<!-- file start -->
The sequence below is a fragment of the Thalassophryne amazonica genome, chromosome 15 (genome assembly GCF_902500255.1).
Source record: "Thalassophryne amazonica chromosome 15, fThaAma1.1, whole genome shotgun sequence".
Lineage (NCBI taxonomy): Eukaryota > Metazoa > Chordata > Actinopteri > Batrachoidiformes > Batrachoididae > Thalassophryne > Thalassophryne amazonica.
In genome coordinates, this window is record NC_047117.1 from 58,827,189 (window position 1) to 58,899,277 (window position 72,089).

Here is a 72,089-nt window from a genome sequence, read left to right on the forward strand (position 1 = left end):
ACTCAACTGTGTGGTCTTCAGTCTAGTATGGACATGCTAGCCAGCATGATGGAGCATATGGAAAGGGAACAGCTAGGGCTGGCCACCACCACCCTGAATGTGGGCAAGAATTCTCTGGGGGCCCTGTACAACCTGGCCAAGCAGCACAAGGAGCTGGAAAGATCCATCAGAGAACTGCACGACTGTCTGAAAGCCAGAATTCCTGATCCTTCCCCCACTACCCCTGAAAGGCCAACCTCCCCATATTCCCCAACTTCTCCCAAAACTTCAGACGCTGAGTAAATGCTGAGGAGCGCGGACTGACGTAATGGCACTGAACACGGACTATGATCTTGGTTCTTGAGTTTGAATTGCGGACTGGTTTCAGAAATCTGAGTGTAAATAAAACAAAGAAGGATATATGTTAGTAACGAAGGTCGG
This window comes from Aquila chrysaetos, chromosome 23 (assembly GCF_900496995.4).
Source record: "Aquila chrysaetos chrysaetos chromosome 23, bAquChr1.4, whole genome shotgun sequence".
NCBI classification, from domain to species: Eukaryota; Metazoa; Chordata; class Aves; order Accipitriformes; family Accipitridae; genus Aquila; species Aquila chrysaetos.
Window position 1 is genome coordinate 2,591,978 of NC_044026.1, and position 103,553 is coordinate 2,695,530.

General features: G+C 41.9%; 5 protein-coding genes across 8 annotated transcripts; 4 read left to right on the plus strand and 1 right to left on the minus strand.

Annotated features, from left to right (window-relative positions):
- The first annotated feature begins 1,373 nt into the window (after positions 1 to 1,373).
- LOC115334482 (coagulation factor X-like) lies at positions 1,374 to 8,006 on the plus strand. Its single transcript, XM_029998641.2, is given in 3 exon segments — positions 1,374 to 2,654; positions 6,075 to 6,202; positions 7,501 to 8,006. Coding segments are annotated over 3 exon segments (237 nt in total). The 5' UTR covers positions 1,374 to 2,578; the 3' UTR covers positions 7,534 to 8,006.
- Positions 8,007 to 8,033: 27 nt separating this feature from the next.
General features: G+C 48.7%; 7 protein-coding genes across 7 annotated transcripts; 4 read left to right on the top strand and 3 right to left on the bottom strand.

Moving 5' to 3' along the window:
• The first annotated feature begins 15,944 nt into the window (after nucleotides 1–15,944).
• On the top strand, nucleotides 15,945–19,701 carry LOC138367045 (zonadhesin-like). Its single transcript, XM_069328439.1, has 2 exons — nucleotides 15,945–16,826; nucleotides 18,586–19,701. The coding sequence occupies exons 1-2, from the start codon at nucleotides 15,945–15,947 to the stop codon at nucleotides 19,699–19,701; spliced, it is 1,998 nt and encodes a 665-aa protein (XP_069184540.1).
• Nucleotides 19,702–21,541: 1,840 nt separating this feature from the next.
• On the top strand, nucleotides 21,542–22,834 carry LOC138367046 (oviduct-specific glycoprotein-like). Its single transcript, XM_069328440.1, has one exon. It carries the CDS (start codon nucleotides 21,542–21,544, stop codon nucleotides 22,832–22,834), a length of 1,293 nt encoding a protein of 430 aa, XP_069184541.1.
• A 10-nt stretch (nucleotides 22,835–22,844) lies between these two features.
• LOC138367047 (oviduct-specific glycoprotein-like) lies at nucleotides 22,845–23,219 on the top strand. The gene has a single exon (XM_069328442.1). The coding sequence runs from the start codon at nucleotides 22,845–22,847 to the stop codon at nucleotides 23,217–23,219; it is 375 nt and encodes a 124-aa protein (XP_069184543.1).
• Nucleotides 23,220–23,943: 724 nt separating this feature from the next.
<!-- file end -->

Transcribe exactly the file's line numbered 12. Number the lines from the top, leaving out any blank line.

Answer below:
Annotated features, from left to right (window-relative positions):